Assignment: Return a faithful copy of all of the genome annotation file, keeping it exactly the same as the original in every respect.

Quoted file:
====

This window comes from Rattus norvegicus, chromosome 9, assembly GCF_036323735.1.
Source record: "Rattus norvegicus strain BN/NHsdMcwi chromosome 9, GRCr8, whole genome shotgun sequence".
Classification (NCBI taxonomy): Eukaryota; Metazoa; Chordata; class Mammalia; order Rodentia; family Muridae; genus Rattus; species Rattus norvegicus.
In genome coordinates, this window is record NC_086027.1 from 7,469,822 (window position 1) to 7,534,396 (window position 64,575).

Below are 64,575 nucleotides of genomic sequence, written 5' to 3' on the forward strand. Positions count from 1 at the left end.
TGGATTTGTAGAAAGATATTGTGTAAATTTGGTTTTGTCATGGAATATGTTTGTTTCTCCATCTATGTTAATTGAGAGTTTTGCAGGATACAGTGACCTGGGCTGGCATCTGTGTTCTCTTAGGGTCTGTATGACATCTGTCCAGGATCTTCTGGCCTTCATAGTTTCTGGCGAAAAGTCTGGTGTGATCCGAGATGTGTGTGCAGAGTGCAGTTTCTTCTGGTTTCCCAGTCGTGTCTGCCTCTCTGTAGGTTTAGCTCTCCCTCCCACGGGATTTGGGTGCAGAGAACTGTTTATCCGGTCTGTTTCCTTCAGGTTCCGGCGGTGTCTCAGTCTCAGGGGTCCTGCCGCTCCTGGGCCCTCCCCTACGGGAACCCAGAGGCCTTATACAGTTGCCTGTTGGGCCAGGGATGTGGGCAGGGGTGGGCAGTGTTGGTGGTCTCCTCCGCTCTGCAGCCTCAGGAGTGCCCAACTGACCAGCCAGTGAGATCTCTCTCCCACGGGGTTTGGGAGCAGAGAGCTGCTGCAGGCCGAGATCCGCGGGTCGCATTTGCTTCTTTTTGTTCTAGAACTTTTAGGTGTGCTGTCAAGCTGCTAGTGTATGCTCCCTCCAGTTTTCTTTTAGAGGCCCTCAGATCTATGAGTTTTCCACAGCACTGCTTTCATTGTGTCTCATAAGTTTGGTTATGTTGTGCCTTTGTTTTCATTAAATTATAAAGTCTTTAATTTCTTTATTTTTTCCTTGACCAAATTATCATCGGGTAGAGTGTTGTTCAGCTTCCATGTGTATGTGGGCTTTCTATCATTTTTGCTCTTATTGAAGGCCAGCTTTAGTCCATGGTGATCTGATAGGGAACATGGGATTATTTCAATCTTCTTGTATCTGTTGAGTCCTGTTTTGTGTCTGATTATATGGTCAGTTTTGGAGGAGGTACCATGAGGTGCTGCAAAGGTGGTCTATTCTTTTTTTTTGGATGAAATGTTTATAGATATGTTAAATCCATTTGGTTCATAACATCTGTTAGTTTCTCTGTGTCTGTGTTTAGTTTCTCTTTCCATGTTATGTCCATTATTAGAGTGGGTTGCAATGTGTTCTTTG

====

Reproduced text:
This window comes from Rattus norvegicus, chromosome 9, assembly GCF_036323735.1.
Source record: "Rattus norvegicus strain BN/NHsdMcwi chromosome 9, GRCr8, whole genome shotgun sequence".
Classification (NCBI taxonomy): Eukaryota; Metazoa; Chordata; class Mammalia; order Rodentia; family Muridae; genus Rattus; species Rattus norvegicus.
In genome coordinates, this window is record NC_086027.1 from 7,469,822 (window position 1) to 7,534,396 (window position 64,575).

Below are 64,575 nucleotides of genomic sequence, written 5' to 3' on the forward strand. Positions count from 1 at the left end.
TGGATTTGTAGAAAGATATTGTGTAAATTTGGTTTTGTCATGGAATATGTTTGTTTCTCCATCTATGTTAATTGAGAGTTTTGCAGGATACAGTGACCTGGGCTGGCATCTGTGTTCTCTTAGGGTCTGTATGACATCTGTCCAGGATCTTCTGGCCTTCATAGTTTCTGGCGAAAAGTCTGGTGTGATCCGAGATGTGTGTGCAGAGTGCAGTTTCTTCTGGTTTCCCAGTCGTGTCTGCCTCTCTGTAGGTTTAGCTCTCCCTCCCACGGGATTTGGGTGCAGAGAACTGTTTATCCGGTCTGTTTCCTTCAGGTTCCGGCGGTGTCTCAGTCTCAGGGGTCCTGCCGCTCCTGGGCCCTCCCCTACGGGAACCCAGAGGCCTTATACAGTTGCCTGTTGGGCCAGGGATGTGGGCAGGGGTGGGCAGTGTTGGTGGTCTCCTCCGCTCTGCAGCCTCAGGAGTGCCCAACTGACCAGCCAGTGAGATCTCTCTCCCACGGGGTTTGGGAGCAGAGAGCTGCTGCAGGCCGAGATCCGCGGGTCGCATTTGCTTCTTTTTGTTCTAGAACTTTTAGGTGTGCTGTCAAGCTGCTAGTGTATGCTCCCTCCAGTTTTCTTTTAGAGGCCCTCAGATCTATGAGTTTTCCACAGCACTGCTTTCATTGTGTCTCATAAGTTTGGTTATGTTGTGCCTTTGTTTTCATTAAATTATAAAGTCTTTAATTTCTTTATTTTTTCCTTGACCAAATTATCATCGGGTAGAGTGTTGTTCAGCTTCCATGTGTATGTGGGCTTTCTATCATTTTTGCTCTTATTGAAGGCCAGCTTTAGTCCATGGTGATCTGATAGGGAACATGGGATTATTTCAATCTTCTTGTATCTGTTGAGTCCTGTTTTGTGTCTGATTATATGGTCAGTTTTGGAGGAGGTACCATGAGGTGCTGCAAAGGTGGTCTATTCTTTTTTTTTGGATGAAATGTTTATAGATATGTTAAATCCATTTGGTTCATAACATCTGTTAGTTTCTCTGTGTCTGTGTTTAGTTTCTCTTTCCATGTTATGTCCATTATTAGAGTGGGTTGCAATGTGTTCTTTG